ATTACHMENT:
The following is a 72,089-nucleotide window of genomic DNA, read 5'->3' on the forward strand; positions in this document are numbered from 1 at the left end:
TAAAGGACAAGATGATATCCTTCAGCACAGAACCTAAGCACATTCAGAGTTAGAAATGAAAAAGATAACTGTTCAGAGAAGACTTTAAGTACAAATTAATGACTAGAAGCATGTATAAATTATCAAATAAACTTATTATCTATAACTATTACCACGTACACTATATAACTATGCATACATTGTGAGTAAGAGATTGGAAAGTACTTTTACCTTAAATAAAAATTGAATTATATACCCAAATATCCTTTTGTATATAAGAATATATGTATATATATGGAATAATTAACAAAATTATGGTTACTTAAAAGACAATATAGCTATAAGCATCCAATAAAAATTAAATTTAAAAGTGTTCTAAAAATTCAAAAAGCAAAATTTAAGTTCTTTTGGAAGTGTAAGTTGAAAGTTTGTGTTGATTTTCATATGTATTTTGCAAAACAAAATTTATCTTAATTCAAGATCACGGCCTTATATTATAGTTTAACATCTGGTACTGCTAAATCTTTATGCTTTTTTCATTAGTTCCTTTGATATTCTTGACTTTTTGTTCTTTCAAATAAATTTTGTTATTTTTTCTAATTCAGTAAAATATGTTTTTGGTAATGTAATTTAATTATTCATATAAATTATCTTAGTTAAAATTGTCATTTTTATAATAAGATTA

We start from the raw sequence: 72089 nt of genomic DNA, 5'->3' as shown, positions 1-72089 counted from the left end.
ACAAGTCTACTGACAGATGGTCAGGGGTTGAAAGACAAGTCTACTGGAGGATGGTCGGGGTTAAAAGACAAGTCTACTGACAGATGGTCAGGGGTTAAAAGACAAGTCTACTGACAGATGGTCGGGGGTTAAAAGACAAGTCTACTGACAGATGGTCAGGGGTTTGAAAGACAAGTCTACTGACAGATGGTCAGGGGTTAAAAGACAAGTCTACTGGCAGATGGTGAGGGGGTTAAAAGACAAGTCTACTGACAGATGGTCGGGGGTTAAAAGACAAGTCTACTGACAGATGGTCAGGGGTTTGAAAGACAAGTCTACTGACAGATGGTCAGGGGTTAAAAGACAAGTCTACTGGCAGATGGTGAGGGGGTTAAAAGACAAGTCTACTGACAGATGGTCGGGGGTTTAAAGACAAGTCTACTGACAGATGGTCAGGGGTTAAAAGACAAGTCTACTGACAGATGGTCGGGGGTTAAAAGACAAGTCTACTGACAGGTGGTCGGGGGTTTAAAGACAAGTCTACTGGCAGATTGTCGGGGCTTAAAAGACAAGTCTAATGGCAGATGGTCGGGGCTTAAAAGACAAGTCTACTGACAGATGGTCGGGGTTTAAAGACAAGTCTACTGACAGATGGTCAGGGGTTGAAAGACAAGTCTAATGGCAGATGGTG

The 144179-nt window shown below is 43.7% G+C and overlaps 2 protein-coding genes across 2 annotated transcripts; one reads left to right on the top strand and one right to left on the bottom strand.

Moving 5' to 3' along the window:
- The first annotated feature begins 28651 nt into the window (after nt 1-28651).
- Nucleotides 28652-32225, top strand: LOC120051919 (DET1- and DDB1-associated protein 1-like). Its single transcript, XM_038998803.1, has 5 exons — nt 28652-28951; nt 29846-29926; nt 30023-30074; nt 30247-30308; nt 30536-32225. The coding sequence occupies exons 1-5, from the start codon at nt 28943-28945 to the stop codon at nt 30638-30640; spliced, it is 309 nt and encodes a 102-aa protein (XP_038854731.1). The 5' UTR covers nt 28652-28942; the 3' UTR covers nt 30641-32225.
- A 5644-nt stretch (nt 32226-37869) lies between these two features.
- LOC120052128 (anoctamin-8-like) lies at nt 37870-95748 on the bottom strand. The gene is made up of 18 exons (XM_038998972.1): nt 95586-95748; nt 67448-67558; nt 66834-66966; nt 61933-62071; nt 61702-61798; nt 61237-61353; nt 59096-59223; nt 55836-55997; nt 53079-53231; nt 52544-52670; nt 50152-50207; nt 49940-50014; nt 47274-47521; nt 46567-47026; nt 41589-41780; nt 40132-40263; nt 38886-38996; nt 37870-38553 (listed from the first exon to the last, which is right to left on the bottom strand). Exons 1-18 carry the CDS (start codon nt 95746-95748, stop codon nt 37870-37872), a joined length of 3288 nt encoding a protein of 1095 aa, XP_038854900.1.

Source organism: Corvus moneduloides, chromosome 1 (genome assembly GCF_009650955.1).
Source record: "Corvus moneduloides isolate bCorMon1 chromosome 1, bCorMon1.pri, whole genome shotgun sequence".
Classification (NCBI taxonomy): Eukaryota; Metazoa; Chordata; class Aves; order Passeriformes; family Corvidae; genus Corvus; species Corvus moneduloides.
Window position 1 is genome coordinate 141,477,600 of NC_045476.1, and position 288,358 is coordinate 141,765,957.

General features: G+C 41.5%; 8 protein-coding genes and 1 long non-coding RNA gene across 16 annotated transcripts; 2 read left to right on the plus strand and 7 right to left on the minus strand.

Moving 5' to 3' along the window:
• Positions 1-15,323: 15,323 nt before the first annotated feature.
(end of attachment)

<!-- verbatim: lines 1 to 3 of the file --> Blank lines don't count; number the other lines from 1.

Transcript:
The following is a 72,089-nucleotide window of genomic DNA, read 5'->3' on the forward strand; positions in this document are numbered from 1 at the left end:
TAAAGGACAAGATGATATCCTTCAGCACAGAACCTAAGCACATTCAGAGTTAGAAATGAAAAAGATAACTGTTCAGAGAAGACTTTAAGTACAAATTAATGACTAGAAGCATGTATAAATTATCAAATAAACTTATTATCTATAACTATTACCACGTACACTATATAACTATGCATACATTGTGAGTAAGAGATTGGAAAGTACTTTTACCTTAAATAAAAATTGAATTATATACCCAAATATCCTTTTGTATATAAGAATATATGTATATATATGGAATAATTAACAAAATTATGGTTACTTAAAAGACAATATAGCTATAAGCATCCAATAAAAATTAAATTTAAAAGTGTTCTAAAAATTCAAAAAGCAAAATTTAAGTTCTTTTGGAAGTGTAAGTTGAAAGTTTGTGTTGATTTTCATATGTATTTTGCAAAACAAAATTTATCTTAATTCAAGATCACGGCCTTATATTATAGTTTAACATCTGGTACTGCTAAATCTTTATGCTTTTTTCATTAGTTCCTTTGATATTCTTGACTTTTTGTTCTTTCAAATAAATTTTGTTATTTTTTCTAATTCAGTAAAATATGTTTTTGGTAATGTAATTTAATTATTCATATAAATTATCTTAGTTAAAATTGTCATTTTTATAATAAGATTA

We start from the raw sequence: 72089 nt of genomic DNA, 5'->3' as shown, positions 1-72089 counted from the left end.